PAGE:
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You’ve probably noticed the growing interest in complexity. And it’s not just scientists. Want proof? The very first sentence in Davos 2013 executive summary pays homage to complexity: “we live in the most complex, interdependent and interconnected era in human history – a reality we know as the hyperconnected world.” As global systemic problems (terrorism, 2008 financial crisis, etc.) proliferate , the interest in the topic is understandable. Democracy, capitalism and other fundamental social constructs are becoming fair game for possible adjustment, or even overhaul. Steve Denning’s “Can Complexity Fix Capitalism” piece in Forbes (http://tinyurl.com/bonnsweor the 2013 Global Peter Drucker Forum’s “Mastering Complexity” theme are illustrative of the general perception that complexity is the next challenge that humanity must master.

So when everyone’s still struggling with grasping complexity (myself included), I’ve decided to ask the next level question: is there anything beyond?

To go after that question, we first have to capture complexity in a nutshell. I propose we start at the “mechanism” level. Emergence is a key observed complexity mechanism where the outcomes of a collection of building blocks display properties or behaviors that are beyond those of individual blocks. So this means that emergence implies hierarchy. The direction in which the hierarchy is constructed is important. In the case of complexity, smaller things give way to larger things, and so there is an “upward causality”.

Enter 20th century physics. It tells us that all things are made of atoms, and apparently the microscopic scales they inhabit are governed by the paradoxical quantum physics. So taking the upward causality complexity route, atoms form molecules, molecules form cells, and we get to neurons and finally the human brain, ironically the most complex thing we’ve come across in the universe so far. And it too appears to have emergent properties, such as free will and consciousness. Problem solved, the most beautiful of emergent properties of the universe, human consciousness, can be explained with complexity, right? And so, no product of the universe is beyond the grasp of complexity according to the upward causality model.  So complexity appears to be the ultimate barrier and there is nothing beyond it?

Well in order to answer this last question, we would have to reconcile quantum physics with emergence and complexity. And quantum physics presupposes a matter-probability dualism which remains beyond human comprehension. Here’s the problem. The brain supposedly functions based on electrical signal transfer between neurons. And so there is an exchange of energy across a tiny time and space inside your head. But quantum physics includes at least a few observed principles that defy the space-time-energy construct. Take quantum non-locality, where two photons that come in contact can be separated by vast differences, and yet, with no energy exchange they are able to instantaneously affect each other. It’s as if somehow one “knows” about the other. Another interesting phenomenon in quantum physics says that an observer is able to collapse the myriad of parallel probabilities in the quantum world to a single possibility simply by observation alone. It’s as if any choice is possible until the observer intervenes and induces an irreversible choice.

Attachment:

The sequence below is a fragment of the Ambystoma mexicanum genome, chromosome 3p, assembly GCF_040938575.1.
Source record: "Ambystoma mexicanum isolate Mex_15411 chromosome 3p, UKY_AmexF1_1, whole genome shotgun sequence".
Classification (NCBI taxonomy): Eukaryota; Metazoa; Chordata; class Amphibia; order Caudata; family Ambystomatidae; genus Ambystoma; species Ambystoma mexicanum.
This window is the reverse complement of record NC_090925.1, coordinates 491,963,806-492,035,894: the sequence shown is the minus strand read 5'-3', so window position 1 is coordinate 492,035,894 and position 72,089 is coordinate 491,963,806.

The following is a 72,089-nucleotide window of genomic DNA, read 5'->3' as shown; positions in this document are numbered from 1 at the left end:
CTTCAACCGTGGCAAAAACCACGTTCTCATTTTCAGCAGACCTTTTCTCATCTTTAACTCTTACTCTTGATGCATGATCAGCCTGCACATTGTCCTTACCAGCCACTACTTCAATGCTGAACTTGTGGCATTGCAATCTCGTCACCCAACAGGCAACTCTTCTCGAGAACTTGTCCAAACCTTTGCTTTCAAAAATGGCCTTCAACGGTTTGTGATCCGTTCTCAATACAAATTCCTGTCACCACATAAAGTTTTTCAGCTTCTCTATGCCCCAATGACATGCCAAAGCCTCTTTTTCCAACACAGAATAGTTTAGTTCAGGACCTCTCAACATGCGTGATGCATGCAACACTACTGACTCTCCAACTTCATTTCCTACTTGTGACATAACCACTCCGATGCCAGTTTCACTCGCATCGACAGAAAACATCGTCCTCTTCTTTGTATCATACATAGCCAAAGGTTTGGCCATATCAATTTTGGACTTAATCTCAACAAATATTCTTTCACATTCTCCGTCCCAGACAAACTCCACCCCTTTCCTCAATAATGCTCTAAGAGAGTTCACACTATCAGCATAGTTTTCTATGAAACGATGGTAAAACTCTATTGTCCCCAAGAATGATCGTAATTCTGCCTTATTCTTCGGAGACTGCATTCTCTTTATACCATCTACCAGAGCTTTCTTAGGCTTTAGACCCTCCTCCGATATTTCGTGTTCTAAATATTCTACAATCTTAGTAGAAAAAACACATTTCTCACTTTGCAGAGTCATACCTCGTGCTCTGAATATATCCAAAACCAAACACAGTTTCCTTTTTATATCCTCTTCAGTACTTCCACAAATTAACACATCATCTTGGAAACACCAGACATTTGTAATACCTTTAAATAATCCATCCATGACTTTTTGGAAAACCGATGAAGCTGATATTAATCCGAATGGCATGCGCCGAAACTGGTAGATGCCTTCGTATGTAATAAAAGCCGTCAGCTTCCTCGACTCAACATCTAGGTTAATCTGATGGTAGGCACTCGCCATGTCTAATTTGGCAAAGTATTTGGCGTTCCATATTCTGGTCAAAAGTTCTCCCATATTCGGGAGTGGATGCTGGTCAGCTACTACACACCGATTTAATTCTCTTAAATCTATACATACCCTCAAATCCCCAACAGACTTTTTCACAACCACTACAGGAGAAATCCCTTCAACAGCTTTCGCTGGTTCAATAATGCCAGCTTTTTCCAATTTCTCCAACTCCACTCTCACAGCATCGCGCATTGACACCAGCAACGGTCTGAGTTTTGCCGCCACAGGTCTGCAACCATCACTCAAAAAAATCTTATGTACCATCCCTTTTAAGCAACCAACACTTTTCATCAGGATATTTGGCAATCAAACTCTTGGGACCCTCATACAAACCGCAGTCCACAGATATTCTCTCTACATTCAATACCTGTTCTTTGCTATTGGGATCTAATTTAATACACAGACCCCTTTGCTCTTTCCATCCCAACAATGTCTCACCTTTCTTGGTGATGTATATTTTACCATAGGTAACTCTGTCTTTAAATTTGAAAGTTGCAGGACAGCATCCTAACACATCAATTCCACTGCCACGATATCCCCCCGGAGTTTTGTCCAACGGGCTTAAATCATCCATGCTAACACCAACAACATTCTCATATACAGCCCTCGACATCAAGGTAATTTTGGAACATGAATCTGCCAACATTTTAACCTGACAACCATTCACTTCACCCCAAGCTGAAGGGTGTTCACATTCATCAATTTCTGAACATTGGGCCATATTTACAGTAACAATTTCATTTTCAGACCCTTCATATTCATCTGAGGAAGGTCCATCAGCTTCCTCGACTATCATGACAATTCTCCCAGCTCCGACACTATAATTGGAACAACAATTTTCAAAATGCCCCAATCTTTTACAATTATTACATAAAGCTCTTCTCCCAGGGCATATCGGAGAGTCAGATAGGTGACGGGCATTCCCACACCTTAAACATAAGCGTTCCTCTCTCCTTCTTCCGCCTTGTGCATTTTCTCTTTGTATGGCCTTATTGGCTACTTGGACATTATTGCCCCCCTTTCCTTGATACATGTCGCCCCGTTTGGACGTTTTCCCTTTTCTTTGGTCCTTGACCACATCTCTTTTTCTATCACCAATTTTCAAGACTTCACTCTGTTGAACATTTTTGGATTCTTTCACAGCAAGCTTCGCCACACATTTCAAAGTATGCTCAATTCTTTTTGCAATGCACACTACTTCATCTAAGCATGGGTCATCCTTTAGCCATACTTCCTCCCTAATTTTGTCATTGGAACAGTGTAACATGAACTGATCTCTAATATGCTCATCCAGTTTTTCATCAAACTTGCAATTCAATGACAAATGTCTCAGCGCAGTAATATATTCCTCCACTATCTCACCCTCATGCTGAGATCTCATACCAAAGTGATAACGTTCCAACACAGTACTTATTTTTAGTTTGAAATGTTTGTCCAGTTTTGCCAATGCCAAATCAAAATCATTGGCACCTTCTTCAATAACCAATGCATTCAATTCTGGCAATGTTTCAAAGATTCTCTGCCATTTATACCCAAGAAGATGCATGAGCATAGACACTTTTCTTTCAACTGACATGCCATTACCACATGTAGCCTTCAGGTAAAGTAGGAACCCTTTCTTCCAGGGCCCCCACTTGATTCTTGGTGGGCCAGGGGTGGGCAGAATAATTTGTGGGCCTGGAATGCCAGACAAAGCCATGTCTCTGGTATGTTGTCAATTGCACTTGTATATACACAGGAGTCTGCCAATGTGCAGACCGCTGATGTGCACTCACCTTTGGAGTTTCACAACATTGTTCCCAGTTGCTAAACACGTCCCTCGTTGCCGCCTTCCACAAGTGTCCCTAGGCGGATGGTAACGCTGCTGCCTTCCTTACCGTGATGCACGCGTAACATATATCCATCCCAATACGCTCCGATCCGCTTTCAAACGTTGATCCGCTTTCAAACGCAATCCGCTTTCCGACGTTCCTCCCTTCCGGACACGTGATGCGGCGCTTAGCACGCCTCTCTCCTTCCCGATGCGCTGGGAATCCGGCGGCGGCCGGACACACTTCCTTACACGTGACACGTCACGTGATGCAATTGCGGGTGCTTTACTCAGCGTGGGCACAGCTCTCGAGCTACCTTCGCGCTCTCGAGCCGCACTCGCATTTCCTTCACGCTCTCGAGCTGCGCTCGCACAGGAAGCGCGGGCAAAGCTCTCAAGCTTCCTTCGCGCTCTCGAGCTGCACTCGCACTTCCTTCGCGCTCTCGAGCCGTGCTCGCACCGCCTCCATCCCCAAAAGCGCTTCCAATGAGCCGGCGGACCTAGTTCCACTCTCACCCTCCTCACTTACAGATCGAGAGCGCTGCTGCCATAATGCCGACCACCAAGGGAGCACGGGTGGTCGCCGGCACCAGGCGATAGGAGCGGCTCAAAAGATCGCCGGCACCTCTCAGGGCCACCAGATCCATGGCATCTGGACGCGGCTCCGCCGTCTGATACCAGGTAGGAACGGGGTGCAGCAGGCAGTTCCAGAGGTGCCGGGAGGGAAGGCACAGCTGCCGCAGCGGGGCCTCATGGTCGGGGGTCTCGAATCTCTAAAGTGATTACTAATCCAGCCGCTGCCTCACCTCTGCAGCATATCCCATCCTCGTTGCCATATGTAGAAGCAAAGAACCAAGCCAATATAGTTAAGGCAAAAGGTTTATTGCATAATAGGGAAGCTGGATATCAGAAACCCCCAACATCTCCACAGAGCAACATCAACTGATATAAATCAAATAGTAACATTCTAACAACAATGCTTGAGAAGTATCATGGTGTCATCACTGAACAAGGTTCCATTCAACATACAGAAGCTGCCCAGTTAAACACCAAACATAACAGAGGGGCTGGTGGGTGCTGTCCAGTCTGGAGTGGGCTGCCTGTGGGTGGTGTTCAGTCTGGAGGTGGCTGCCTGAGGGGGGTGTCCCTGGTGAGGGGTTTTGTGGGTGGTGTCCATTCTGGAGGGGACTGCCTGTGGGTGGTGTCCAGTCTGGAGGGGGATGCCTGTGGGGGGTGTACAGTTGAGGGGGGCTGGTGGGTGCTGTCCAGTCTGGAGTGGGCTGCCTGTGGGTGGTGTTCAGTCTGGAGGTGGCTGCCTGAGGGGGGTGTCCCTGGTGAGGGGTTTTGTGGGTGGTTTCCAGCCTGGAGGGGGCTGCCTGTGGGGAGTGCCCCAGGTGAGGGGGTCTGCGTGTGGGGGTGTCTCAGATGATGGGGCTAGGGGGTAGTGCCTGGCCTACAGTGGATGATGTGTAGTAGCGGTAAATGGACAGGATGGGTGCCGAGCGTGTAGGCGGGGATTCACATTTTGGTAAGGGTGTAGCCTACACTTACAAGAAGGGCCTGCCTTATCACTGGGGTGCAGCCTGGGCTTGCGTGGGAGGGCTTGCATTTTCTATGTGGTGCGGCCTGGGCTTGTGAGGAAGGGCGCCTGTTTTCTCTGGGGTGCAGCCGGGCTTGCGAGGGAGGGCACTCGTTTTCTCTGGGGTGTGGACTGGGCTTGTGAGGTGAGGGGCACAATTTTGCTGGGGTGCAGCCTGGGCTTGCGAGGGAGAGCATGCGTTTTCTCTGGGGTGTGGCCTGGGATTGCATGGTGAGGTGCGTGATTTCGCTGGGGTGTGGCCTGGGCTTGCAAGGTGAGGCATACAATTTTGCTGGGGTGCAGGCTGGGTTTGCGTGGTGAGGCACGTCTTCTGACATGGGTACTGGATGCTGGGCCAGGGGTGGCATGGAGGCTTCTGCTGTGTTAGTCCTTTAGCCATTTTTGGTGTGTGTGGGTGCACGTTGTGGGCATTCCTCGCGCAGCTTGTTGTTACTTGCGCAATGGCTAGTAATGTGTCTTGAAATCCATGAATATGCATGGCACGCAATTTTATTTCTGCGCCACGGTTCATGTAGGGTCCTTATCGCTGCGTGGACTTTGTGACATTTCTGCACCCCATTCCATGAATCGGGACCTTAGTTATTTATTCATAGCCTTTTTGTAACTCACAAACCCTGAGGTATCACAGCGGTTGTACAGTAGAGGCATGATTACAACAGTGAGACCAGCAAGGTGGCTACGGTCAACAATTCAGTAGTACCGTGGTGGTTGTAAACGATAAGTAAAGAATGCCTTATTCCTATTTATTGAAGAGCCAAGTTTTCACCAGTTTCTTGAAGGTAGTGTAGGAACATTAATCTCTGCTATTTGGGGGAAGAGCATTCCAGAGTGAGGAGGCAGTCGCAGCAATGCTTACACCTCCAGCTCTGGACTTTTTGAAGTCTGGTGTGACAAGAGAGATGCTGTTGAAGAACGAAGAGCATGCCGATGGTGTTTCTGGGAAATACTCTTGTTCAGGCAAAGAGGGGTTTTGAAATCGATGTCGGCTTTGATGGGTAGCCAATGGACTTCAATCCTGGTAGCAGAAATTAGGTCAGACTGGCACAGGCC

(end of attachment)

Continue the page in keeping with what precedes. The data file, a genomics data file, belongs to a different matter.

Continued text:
So what happens to all these highly mysterious properties at the quantum level as they are embedded in higher order complex structures such as the brain? Could such quantum properties that appear to presuppose choice have something to do with the free will aspect of human consciousness? What about quantum non-locality? Information processing and communication in the quantum world apparently doesn’t necessarily require a space-time-energy construct, so why should consciousness do so if it is made up of basic quantum particles? What if the brain is not just an electrical computing device but also a quantum computing device? What would that the quantum non-locality principle imply for individual consciousness if it cannot be contained in a space-time? Would that point to a collective consciousness? Does the fact that two subatomic particles “know” their state at a distance or the fact that a subatomic particle appears to “know” it is being observed imply a universal space-time-energy free construct within which complexity can live?  Is this the “fabric” which complexity requires just like Einstein’s space-time is the fabric on which energy-matter can be manifested? And if there is a such a construct, is there a downward causality which influences emergence in a certain direction?  Ultimately is or consciousness a manifestation of the subtle interaction between upward causality emergence and the rules of an elusive space-time-energy invariant construct we have yet to observe?

Apparently I am not the first to ask this question. Amit Goswamy has been a self titled “quantum activist” for quite some time. His background in quantum physics certainly helps him. But what I am additionally proposing in this blog is the exploration of the intersection of quantum physics and complexity sciences. Apparently there is a connection between the two, and attempting to see how they relate might provide at the very least important philosophical insights.

And finally moving ahead to “beyond complexity” when we haven’t yet figured out complexity? Who said exploration has to follow a neat sequence?